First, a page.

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 Chris Perez (aka HLHS Dad) lives just outside Charlotte, NC with his wife and 3 sons – including Nolan, who was born with HLHS in 2012.  He is the author of Half Heart. Whole Life: an HLHS Dad’s Blog, where he shares his journey as a heart dad with honesty, humor, and the realization that dad’s just handle things differently. In his spare time – if such a thing exists – Chris enjoys New York Yankees baseball, playing guitar, and memes.  You can visit Chris’ blog at http://hlhsdad.com.

5 Things You Shouldn’t Say to a Heart Dad

The Pediatric Congenital Heart Association strives to empower whole families dealing with congenital heart disease.  That includes you, Dad.  Thanks, Chris for the great reminder! Dad, we’ve got your back and will strive to be more intentional!

Let’s just put it out there: for a long time Dads have gotten a bad rap in the media.  We don’t know what we’re doing, we can’t clean a thing, we only care about beer, and kids?  Well they just baffle us.  It all came to a head a few years ago with this epic Clorox ad:

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That, and another diaper ad where they tested a diaper’s strength by “leaving kids with dad” really started to change things and the portrayal of Dads is shifting from more Homer Simpson to dedicated, loving parent.  I’m all about poking fun at myself – heck, you’ve seen it on my blog countless times – but I also refuse to be labeled as incompetent.  When you throw a complex Congenital Heart Defect into the mix the result is a new normal.  So here’s a few things that anyone (both guys and ladies) shouldn’t say to a Heart Dad:

1.  Man Up

The idea of toughing things out and “being a man” totally doesn’t apply to a Heart Dad, I don’t care what you say.  I could’ve never dreamt up the things we’ve gone through with Nolan…and honestly, nothing could have prepared me for what we went through.  Being a Heart Dad is emotional (another traditionally “non-man” thing) and exhausting.  When it beats you down – and it will – it isn’t a sign of how manly you are.  Even though guys have a hard time showing emotions or asking for help, we do need a lot of support from others to make it through this.

Say this instead: “Dude I can’t imagine what you’re going through.  Let me know how I can help.”  Which leads me to my next thing…

2.  Let me know how I can help (but never help)

We’ve all been subject to this one: everyone wants to help, but how many people actually show up?  I’m not trying to sound mean or ungrateful, but there are times where – YES- you need that help…and where is everyone?  The offer to help is great, but good intentions don’t equal actual help!

Say this instead: “Hey man, I wanna bring you guys dinner: how does tonight sound?”  We sometimes have a hard time asking, so just offer!

3. Does this mean no sports?

Yep, you guessed it.  My life became a failure once my son was born with half a heart and probably wouldn’t be the Yankees centerfielder of the future.  Woe is me.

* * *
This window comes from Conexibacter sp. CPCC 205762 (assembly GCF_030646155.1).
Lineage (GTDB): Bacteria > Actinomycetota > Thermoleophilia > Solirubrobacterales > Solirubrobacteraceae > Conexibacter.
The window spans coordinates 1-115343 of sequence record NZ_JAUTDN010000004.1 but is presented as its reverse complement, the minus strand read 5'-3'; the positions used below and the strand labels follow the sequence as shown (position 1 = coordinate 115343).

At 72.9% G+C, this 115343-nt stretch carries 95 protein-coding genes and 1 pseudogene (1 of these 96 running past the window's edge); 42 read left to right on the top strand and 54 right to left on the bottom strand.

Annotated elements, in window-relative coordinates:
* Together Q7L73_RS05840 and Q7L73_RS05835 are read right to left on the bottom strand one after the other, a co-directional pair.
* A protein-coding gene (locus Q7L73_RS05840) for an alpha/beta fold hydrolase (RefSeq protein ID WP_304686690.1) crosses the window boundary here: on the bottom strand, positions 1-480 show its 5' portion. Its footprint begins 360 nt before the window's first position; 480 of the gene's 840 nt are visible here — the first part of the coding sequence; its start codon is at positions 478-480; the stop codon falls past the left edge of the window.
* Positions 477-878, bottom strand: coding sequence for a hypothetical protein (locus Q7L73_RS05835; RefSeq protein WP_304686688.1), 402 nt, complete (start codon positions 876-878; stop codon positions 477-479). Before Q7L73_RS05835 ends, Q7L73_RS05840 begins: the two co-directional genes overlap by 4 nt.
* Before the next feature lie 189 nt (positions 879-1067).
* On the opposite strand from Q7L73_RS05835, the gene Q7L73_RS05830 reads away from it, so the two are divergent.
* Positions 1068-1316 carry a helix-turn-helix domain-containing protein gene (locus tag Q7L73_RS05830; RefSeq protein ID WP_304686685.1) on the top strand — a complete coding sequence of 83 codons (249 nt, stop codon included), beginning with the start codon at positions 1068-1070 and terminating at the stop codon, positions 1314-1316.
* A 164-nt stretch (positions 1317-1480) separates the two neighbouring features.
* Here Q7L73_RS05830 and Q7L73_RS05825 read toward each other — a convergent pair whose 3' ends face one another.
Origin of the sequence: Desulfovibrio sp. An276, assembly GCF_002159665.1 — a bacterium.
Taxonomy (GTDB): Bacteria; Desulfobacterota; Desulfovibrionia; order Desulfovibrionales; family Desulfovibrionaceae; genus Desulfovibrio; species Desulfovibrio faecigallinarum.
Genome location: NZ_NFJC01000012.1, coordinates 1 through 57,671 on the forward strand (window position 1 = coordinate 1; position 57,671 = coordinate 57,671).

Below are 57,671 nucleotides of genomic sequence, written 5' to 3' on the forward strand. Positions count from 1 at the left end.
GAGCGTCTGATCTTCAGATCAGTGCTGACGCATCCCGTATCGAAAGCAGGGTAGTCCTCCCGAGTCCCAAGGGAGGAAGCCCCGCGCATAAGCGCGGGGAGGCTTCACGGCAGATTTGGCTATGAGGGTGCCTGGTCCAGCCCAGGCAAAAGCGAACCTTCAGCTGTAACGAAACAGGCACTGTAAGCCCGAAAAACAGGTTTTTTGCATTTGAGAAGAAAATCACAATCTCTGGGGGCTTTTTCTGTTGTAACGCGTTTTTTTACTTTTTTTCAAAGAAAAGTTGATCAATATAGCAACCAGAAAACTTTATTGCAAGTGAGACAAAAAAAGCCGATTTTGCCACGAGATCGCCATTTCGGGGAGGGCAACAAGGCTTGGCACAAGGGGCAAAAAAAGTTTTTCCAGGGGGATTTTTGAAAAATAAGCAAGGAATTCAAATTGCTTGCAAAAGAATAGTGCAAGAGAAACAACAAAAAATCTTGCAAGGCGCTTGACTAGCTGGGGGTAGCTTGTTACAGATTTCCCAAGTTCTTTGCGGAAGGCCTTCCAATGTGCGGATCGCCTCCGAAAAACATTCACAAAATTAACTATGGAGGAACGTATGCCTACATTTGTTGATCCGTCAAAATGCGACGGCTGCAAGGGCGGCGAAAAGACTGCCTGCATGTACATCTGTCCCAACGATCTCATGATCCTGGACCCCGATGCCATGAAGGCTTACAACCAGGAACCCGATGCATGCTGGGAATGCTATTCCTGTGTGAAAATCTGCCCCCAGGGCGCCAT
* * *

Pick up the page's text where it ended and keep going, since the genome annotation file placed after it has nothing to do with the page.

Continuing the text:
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Believe it or not – and this will shock you – some Dads are about more than sports.  Fellow men: we’ve come to grips with the reality that sports probably won’t be a big thing in our home…and it’s alright!  So what if my son may not play baseball?  He’s alive right now and kicking CHD’s butt…and that’s what I want to cheer on.

Say this instead: “Bruh: your kid’s really doing this thing!  Awww yeah!” Or something positive and supportive along those lines.

4.  Guys don’t do that / Awww must be mommy’s day off

It drives me crazy when Dads get stereotyped but it also drives me nuts when Dads stereotype one another.  In this new normal, there could be lots of things you’ll start doing that maybe you’ve never done before: groceries, more cleaning, LOTS of laundry, dispensing medications, struggling through feedings, etc.  I can’t stand it when guys have this pre-set list of duties in their heads, as if it makes you less manly to wash a dish or two.  You know what?  Tonight I helped make dinner, gave 3 kids a bath, did a load of laundry, washed a sink of dishes, fed 2 picky kids and tube fed another, swept the floor, and picked up toys off the floor, and read the kids books before bed.  To me, that’s some manly stuff right there.  Guys it’s not enough to just bring home the bacon.  You need to pull your own weight *mic drop*

Oh wait, I’m not done.  For everyone else, please don’t trivialize a Dad who is out there trying.  It’s bad enough we had to see our kids struggle for life: I don’t need your fake pity in the grocery store.  Heart Dads do a great job of taking care of their kids…it’s not “Daddy is the babysitter” time or “Mommy’s day off.”  It’s called being a parent. *now the real mic drop*

Say this instead: “I don’t know how you do it, but you’re doing a great job!”  It’s not an ego boost as much as it’s simple positive affirmation.  This journey is new for us, and it’s new almost daily: we’re doing our best to get through it without our kids being all jacked up, so a little kindness towards us goes a long way!